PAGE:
By Juliet Sizmur
Tuesday 5 December 2017
24 November 2010 marked a significant day for education. As some four and five year olds were settling into their first term of school, it was also the day that former Secretary of State for Education, Michael Gove, unveiled his plans to overhaul education in England, publishing a new white paper, The Importance of Teaching.
Nearly six years later, a small group of those same four and five year olds represented England in the 2016 round of the Progress in International Reading Literacy Study (PIRLS) – a study of nine and ten year olds’ reading that has run every five years since 2001 and involves over 50 countries. These children have experienced their entire school education under the coalition and conservative governments and the reforms which began under Michael Gove. The results, published today, will therefore inevitably be viewed as a reflection on the extent to which these reforms have succeeded.
The good news, firstly for our children, and secondly for proponents of the reforms, is that England’s score has seen a statistically significant improvement since the previous PIRLS study in 2011. Furthermore, these gains have been greatest among the lowest attaining children.
This is certainly cause for celebration, and will be a relief for those who may worry about (or have experienced) the disruption that is inevitable during any period of reform. However, the results should also be placed in perspective. Whilst the improvement is statistically significant, in educational terms an improvement of seven points on the PIRLS reading scale is still relatively small. England’s average score of 559 is also not significantly higher than the score of 553 achieved when PIRLS first ran in 2001. It is also noteworthy how little the performance of high attaining pupils has improved, in contrast to Australia, for example, where the average score has increased by 17 points with improvements seen at both ends of the distribution.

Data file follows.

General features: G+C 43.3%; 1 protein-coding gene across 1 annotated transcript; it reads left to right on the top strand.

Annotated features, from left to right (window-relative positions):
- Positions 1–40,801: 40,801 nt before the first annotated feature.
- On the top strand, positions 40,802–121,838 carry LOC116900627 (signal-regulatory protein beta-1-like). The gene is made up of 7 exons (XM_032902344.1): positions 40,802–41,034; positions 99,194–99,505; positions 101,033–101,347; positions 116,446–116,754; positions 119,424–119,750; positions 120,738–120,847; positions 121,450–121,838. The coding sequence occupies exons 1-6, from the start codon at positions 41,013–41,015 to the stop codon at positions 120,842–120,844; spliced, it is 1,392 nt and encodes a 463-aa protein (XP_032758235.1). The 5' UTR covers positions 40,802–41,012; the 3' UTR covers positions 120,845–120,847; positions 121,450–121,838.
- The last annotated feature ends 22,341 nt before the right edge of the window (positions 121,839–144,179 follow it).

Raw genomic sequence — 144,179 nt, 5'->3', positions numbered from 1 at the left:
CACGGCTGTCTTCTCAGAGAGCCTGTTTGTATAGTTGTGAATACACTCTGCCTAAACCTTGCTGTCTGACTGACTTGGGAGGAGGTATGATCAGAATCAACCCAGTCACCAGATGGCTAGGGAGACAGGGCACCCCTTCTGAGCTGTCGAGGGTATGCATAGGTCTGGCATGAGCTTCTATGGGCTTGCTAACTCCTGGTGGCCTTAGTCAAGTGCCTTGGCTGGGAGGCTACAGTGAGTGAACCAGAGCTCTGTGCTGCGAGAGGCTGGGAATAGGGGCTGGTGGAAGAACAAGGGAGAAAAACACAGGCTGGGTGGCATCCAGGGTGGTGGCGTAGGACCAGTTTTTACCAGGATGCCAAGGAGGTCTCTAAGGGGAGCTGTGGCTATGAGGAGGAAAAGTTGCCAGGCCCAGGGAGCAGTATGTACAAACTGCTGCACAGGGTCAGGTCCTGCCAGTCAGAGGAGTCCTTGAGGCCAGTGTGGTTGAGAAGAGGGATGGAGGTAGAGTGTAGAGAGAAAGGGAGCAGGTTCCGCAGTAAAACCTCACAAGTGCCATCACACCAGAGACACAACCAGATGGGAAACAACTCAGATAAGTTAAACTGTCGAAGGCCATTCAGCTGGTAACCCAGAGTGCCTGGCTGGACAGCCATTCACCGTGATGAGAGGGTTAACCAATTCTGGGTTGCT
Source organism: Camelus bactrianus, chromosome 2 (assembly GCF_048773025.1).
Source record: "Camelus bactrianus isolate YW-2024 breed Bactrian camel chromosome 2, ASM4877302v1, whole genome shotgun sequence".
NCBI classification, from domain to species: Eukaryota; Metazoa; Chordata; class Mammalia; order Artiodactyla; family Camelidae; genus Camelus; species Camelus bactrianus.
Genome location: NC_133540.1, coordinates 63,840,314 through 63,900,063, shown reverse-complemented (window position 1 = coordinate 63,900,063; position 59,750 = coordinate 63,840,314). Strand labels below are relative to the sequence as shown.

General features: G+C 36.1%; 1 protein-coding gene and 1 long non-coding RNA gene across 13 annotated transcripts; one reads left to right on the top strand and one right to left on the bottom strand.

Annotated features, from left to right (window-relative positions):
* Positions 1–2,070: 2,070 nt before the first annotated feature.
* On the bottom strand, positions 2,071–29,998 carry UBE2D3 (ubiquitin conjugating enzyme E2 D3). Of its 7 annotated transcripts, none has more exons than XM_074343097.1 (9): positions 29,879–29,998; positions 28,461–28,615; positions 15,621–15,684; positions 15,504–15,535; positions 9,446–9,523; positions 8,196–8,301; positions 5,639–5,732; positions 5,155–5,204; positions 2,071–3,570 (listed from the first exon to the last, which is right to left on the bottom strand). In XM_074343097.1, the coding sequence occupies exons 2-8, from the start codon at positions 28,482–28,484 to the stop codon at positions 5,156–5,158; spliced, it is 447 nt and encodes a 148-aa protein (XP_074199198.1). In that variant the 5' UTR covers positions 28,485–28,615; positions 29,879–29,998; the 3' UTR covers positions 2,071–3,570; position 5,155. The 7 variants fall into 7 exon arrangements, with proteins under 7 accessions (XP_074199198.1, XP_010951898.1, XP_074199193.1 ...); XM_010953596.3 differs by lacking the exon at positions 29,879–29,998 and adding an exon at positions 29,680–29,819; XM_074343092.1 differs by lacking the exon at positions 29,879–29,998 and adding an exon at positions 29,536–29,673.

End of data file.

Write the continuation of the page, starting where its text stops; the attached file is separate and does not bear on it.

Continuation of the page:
The results provide a snapshot of the performance of a single representative cohort of the population, whose scores are affected by the cumulative impact of a wide range of educational and other factors. Without more detailed analysis of the results, it is premature therefore to attribute these improvements to the education reforms.
As well as providing a useful benchmark for the overall performance of the system, international studies such as PIRLS also provide a rich mine of data that allows strengths and weaknesses to be identified and potential solutions explored. The results also shine a light on pupils’ and teachers’ experiences of school. Here are a few more highlights from the findings:
- The study reveals that 49 per cent of pupils were reported by headteachers to be somewhat affected by shortages in reading materials. However, this figure hasn’t changed significantly since 2011 and shows little relationship to pupils’ achievement in reading.
- Schools in England seem to have much more emphasis on academic success compared to other PIRLS countries and, when comparing the emphasis on academic success between schools in England, this is strongly associated with outcomes.
- Fifty-one per cent of pupils had teachers whose responses indicated they were very satisfied with their jobs while seven per cent of pupils had teachers who indicated that they were less than satisfied. These responses showed little relationship with pupils’ reading outcomes.
- Over a third of pupils (36 per cent) were classified as feeling tired every day or almost every day and over half (53 per cent) as being sometimes tired. These percentages were greater than the international averages. 25 per cent feel hungry every day or almost every day, and it’s amongst this latter group that significantly lower reading scores are seen.
- Just over a third of pupils (35 per cent) in England were categorised as liking reading very much. This was partially based on how commonly they read outside of school. This was lower than the international average of 43 per cent. A fifth of pupils (20 per cent) were categorised as not liking reading (above the international average of 16 per cent).
NFER will be exploring the results in greater detail over the coming months, delving into the educational experiences of the Importance of Teaching class of 2010.
For more information on NFER’s work on international studies such as PIRLS, TIMSS and PISA, visit www.nfer.ac.uk/international